It seems the smart capital is hedging its bets on Africa being the next golden goose.
A new survey carried out for Economist’s Intelligence Unit quizzed 156 institutional investors from around the world (who between them control at least $7 trillion in assets) on which frontier markets they saw as offering the biggest opportunity over the next five years.
A thumping 66% chose the Dark Continent.
Furthermore, 46% expected the energy and resources sector to offer the best prospects for investment returns.
The report in the units findings, ‘Into Africa: Institutional investor intentions to 2016’, found that asset allocations in African markets are set to escalate over the coming five years and are moving towards longer-term investment strategies, rather than more speculative, short-term bets.
In its conclusion, the report said: “Many global institutional investors are now seriously intending to take a significant step into Africa. This is obviously good news, as it shows that large pools of capital are available to sustain the current high single-digit growth needed to absorb a growing and youthful population into the workforce.”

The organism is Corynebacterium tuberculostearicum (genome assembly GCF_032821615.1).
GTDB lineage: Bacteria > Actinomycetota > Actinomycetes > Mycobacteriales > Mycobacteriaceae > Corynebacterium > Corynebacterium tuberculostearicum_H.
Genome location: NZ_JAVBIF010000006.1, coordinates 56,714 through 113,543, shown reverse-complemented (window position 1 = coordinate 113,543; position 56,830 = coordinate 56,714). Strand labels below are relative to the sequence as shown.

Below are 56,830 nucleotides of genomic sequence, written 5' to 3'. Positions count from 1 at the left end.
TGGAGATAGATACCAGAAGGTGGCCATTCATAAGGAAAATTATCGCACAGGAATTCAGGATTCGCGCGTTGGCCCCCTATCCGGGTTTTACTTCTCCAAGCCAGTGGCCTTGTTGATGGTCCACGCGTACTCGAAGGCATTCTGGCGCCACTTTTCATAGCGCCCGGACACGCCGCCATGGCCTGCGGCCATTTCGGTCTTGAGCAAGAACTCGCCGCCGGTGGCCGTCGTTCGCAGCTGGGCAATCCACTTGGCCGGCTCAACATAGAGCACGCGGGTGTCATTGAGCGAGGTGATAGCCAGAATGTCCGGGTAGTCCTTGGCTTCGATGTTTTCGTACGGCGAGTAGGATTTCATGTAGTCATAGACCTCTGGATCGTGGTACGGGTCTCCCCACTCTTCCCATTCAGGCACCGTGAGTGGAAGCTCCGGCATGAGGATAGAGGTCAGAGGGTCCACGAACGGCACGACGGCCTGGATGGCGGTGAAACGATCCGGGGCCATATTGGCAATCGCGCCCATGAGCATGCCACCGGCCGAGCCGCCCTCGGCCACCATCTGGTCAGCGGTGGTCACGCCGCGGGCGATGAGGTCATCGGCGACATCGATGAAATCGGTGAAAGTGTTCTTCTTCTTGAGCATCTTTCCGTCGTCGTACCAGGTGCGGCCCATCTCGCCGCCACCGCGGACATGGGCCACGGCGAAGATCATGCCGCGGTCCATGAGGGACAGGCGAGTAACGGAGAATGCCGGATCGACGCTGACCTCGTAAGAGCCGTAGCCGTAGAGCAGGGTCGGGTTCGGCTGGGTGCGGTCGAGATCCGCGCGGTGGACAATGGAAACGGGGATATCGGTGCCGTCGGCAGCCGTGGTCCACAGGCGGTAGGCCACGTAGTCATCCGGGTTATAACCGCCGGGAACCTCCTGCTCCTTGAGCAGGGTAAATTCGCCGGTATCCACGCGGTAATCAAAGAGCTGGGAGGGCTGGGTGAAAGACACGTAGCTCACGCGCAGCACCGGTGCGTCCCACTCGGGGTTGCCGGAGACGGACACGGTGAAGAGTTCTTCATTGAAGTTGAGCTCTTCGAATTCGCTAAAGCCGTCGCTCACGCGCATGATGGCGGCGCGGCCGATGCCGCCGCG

It also points out that Ghana’s 16.3% GDP makes it the fastest-growing economy in the world for 2011.
However, the biggest risks in Africa are seen as bribery and corruption (41%), concerns about weak institutions (40%) and illiquidity in capital markets (36%).
The report said: “This reflects the steady political and economic stabilisation of many key markets over the past decade.”
It seems investors now worry more about technical concerns than about macroeconomic and political risks, at least in key markets.